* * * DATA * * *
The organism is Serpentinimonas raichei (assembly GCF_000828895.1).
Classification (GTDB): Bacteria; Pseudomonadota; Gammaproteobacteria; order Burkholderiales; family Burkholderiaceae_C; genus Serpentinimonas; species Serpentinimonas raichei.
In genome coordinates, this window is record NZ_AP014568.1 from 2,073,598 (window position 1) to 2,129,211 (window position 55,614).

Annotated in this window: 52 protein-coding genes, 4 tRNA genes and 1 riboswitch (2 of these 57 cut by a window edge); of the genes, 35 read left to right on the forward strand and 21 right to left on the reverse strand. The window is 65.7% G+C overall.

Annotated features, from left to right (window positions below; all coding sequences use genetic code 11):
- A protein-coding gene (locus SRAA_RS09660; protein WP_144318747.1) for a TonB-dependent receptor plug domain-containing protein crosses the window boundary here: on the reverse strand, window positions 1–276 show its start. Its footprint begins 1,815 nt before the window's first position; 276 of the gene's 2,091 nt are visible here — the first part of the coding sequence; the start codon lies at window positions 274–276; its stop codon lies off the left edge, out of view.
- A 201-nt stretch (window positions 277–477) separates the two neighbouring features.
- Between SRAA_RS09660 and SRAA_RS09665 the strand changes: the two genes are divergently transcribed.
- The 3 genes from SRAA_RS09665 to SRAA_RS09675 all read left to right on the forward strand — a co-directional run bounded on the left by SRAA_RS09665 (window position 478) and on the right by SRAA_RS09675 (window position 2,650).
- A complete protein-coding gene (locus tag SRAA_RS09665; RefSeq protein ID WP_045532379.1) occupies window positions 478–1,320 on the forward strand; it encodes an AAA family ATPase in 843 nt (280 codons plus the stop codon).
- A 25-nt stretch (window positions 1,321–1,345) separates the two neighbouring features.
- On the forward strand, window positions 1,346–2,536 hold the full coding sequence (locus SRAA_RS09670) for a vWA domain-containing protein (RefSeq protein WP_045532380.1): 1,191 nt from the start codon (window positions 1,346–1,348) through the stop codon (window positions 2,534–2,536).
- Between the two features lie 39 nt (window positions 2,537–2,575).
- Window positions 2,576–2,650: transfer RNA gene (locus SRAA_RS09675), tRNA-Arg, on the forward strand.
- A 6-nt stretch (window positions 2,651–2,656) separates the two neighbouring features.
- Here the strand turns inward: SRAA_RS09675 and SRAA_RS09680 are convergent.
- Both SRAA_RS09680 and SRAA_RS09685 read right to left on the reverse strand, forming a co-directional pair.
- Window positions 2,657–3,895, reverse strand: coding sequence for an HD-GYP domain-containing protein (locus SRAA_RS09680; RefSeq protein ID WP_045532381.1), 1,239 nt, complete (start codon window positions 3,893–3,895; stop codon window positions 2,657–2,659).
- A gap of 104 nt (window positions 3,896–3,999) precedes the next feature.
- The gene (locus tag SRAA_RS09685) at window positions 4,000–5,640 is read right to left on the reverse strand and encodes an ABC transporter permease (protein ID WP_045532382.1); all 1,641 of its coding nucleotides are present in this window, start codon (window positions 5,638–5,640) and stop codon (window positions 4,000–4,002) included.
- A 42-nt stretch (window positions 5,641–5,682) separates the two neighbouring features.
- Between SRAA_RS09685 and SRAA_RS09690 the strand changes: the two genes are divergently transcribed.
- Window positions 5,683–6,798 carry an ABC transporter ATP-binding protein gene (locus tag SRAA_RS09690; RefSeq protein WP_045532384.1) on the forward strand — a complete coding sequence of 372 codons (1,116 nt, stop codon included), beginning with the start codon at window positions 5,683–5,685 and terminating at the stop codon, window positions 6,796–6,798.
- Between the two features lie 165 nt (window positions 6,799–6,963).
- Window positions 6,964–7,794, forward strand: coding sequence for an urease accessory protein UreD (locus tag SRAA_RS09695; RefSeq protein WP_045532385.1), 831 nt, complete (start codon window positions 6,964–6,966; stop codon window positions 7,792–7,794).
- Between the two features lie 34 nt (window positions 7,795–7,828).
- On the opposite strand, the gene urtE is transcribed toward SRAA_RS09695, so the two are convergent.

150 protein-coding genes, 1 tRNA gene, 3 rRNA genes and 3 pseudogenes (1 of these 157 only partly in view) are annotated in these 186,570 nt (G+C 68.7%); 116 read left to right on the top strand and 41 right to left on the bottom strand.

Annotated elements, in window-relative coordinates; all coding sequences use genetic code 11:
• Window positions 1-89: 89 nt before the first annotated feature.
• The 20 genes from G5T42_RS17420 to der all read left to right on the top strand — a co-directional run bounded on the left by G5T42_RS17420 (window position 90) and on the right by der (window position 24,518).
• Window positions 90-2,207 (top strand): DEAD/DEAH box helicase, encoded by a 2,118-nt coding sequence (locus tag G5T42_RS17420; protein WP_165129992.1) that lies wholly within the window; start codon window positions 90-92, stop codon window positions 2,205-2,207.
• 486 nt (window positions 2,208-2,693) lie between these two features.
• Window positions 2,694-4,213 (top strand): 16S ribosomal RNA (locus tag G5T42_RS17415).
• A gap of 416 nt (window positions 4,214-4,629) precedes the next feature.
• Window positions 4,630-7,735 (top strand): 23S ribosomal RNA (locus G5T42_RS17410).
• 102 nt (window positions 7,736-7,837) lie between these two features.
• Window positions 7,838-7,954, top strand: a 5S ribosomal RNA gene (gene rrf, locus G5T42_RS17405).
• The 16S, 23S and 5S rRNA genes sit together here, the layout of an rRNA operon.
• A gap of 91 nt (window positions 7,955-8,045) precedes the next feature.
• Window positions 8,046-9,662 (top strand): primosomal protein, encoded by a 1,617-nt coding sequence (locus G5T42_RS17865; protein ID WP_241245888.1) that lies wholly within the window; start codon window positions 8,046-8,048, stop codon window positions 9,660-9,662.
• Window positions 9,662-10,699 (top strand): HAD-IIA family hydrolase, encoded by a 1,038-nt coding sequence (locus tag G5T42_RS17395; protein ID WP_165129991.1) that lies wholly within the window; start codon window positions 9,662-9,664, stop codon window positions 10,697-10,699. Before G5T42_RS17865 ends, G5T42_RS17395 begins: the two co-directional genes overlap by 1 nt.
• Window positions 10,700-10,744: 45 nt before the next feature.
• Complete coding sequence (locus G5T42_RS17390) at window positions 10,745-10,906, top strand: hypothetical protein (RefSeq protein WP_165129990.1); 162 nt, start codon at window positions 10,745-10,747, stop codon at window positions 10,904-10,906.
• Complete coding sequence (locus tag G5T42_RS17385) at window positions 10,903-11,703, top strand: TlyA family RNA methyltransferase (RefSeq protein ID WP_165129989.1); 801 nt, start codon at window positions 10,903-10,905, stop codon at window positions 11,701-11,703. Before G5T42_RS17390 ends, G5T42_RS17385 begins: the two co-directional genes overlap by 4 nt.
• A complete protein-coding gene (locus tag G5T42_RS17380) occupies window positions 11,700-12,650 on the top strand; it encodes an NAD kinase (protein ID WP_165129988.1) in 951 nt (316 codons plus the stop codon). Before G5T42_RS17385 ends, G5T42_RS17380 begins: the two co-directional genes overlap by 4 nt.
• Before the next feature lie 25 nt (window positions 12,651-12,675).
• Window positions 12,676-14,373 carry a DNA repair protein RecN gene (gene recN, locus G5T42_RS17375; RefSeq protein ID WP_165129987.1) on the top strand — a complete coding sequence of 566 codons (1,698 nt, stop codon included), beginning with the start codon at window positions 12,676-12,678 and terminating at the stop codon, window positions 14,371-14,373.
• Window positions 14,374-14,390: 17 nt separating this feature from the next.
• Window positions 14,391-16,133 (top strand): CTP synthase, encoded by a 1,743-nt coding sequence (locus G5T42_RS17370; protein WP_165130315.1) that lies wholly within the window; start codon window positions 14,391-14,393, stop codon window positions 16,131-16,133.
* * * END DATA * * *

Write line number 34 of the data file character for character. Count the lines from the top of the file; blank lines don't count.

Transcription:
• Window positions 2,694-4,213 (top strand): 16S ribosomal RNA (locus tag G5T42_RS17415).